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The Evil Mule Story

This story has been told before, way back on the Treasure Tables forums, before they became You Meet In A Tavern, before that site also went defunct. Since none of those places exist anymore and I doubt the story got caught by the wayback machine [1], and since it was well received back in the day, and since I anticipate this being relevant soon, I will again share the story of the Evil Mules.

2007-2008ish. It was game time, 3.5 DnD. The PCs were a troupe of morally gray government enforcers in a point of light in a post apocalyptic world. And I had nothing prepared.

I asked the players what they wanted to do for the session, and the consensus was that they were going to head into the mountains to hunt for trolls so the druid could learn to shapeshift into them. (Yes, base druids can’t shift into monstrous humanoids. He had some splatbook kit/prestige class or something. It’s not important to the story.) I skimmed the Monsters by terrain list while we took a pre-game snack break and noticed that it included mules… They weren’t an appropriate Challenge Rating for the party. Mules are CR two, the party was around level six but I had a moment of Evil GM Inspiration and literally sat at the table cackling in anticipation while the players gave me weird looks.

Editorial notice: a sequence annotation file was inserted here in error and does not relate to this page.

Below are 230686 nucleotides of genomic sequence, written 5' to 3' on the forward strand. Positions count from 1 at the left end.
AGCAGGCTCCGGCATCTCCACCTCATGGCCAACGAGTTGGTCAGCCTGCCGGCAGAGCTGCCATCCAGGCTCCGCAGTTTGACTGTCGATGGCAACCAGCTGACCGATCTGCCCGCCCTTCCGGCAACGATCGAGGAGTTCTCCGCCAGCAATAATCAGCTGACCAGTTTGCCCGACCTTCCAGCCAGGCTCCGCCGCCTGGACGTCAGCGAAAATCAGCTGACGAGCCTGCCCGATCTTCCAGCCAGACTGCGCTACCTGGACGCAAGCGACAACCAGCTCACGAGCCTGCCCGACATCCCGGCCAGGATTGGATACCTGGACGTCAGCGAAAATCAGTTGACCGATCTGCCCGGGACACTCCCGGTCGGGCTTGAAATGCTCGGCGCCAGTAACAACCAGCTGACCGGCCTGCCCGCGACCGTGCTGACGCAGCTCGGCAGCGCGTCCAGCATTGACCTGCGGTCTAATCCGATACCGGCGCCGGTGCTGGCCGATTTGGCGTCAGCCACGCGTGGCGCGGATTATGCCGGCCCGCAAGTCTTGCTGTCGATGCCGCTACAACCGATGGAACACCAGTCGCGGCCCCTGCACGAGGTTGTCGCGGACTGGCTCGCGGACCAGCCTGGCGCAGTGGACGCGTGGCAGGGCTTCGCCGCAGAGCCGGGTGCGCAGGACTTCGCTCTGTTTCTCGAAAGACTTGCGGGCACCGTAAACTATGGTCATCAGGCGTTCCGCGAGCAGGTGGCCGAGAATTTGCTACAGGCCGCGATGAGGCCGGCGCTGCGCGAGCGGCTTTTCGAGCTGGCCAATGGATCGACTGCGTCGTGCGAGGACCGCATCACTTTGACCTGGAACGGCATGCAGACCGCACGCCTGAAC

So, the PCs go into the mountains and discover an abandoned mining town. Buildings stand open and dilapidated, weeds grow in the streets, the occasional skeleton pokes out of the rubble. And milling about are dozens of mules. They chew absently on the overgrowth and eye the PCs warily. The PCs poke around a bit, discover nothing much of interest and try to befriend some mules with handle animal checks without much luck, and try speak with animals abilities and get ignored. The whole time I’m emphasizing the way the mules keep staring at them and acting strange so the PCs decide to infiltrate the mules. The druid changes into a mule and goes up to a mule and starts trying to communicate with it. The mule wanders off, stopping periodically to wait for the druid to follow. After they leave, the party notices that the rest of the mules have wandered off as well. They find themselves in a deserted street waiting for the druid to come back and report. Meanwhile, the druid is on the far side of town surrounded by a small pack of mules all staring at him silently.

The mules press in closer, then without a sound all start to attack. He was the party tank and mules aren’t that dangerous in combat so he wasn’t in much danger, but rather than discover these mules are more dangerous than he thinks, he runs and regroups with the rest of the party. The mules don’t pursue and the PCs keep exploring town, giving the mules a wide berth. Eventually they discover a weird cave that has a pit full of skeletons, strange crude half man half mule statutory, carvings in an unknown language they can’t decipher and a very evil aura.